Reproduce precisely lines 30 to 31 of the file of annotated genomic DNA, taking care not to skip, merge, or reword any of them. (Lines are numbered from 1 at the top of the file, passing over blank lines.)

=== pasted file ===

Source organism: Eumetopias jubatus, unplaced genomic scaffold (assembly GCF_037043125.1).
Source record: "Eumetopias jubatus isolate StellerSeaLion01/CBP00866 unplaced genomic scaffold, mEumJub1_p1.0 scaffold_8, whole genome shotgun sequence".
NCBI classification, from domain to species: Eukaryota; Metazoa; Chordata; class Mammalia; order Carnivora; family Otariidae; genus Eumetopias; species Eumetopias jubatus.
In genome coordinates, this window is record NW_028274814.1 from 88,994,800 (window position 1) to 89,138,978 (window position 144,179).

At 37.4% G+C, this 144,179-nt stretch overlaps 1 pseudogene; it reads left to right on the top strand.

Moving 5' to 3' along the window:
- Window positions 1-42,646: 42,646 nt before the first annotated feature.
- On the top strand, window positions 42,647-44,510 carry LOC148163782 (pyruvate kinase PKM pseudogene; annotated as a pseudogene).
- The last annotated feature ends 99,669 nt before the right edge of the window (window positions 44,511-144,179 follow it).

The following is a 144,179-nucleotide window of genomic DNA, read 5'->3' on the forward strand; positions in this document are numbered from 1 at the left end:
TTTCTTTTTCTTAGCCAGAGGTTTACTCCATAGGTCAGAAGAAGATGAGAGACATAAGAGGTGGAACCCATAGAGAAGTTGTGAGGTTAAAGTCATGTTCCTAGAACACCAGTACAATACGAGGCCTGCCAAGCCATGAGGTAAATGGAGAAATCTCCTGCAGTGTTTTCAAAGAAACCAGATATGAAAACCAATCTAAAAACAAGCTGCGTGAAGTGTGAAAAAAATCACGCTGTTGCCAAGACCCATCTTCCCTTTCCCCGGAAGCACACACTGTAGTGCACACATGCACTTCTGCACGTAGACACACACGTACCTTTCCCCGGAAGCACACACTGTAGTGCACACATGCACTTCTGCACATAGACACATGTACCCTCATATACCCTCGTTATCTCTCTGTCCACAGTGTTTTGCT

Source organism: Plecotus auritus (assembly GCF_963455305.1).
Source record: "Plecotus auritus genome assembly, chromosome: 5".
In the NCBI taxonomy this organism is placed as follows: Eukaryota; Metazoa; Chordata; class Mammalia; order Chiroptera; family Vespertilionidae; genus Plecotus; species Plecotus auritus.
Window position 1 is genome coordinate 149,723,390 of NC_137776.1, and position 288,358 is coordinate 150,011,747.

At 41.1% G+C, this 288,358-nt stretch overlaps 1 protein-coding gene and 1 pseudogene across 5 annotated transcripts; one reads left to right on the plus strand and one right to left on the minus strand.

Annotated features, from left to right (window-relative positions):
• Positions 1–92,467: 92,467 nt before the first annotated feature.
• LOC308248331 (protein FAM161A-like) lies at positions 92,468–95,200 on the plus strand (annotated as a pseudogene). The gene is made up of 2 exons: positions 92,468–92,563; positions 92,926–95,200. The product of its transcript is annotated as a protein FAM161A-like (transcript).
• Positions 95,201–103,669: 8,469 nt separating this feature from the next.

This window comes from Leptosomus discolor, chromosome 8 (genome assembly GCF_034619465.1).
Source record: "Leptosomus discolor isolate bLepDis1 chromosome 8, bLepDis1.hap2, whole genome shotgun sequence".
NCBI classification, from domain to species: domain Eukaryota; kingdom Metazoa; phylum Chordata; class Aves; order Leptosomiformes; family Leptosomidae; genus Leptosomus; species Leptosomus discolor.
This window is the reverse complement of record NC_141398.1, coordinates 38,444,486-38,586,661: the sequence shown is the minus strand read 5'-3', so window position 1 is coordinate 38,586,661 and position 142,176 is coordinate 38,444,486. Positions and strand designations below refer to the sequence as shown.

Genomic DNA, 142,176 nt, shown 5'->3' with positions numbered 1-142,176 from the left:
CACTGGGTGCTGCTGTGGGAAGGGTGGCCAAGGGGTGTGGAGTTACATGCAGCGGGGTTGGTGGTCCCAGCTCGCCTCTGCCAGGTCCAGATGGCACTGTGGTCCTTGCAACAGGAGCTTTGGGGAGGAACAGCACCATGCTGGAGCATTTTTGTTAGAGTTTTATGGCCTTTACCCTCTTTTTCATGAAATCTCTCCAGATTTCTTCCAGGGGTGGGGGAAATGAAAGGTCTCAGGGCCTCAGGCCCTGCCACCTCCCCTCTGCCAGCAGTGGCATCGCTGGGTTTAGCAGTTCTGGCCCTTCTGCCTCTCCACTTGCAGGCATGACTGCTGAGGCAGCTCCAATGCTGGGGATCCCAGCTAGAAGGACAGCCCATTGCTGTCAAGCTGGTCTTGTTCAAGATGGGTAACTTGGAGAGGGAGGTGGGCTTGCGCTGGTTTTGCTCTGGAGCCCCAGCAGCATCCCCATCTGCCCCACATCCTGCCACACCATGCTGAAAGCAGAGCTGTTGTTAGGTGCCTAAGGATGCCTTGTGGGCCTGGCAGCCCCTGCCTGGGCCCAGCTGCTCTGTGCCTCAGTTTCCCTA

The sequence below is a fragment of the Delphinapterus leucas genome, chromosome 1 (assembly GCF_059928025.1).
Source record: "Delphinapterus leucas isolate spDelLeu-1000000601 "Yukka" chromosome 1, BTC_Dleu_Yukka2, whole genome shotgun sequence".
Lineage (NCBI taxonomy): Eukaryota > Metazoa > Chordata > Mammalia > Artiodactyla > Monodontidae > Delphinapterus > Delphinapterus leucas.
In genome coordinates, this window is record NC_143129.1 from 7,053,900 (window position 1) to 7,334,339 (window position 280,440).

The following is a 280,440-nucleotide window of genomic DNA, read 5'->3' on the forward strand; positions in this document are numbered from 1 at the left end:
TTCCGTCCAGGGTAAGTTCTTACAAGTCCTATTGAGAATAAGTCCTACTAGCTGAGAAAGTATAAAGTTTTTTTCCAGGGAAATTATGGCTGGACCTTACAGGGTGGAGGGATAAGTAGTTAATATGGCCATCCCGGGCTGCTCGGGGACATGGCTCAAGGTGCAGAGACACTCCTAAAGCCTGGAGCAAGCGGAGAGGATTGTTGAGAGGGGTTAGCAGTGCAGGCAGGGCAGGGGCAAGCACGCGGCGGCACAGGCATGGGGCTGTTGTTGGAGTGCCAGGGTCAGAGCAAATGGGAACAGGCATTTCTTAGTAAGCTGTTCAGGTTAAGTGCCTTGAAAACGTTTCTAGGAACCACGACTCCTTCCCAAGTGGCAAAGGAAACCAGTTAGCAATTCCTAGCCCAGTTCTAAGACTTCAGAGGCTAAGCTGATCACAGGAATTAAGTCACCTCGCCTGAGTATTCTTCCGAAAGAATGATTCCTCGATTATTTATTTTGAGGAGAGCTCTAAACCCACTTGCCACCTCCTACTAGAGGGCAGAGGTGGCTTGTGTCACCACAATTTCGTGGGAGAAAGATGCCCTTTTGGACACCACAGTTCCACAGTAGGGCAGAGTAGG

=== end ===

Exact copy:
In genome coordinates, this window is record NC_143129.1 from 7,053,900 (window position 1) to 7,334,339 (window position 280,440).

The following is a 280,440-nucleotide window of genomic DNA, read 5'->3' on the forward strand; positions in this document are numbered from 1 at the left end: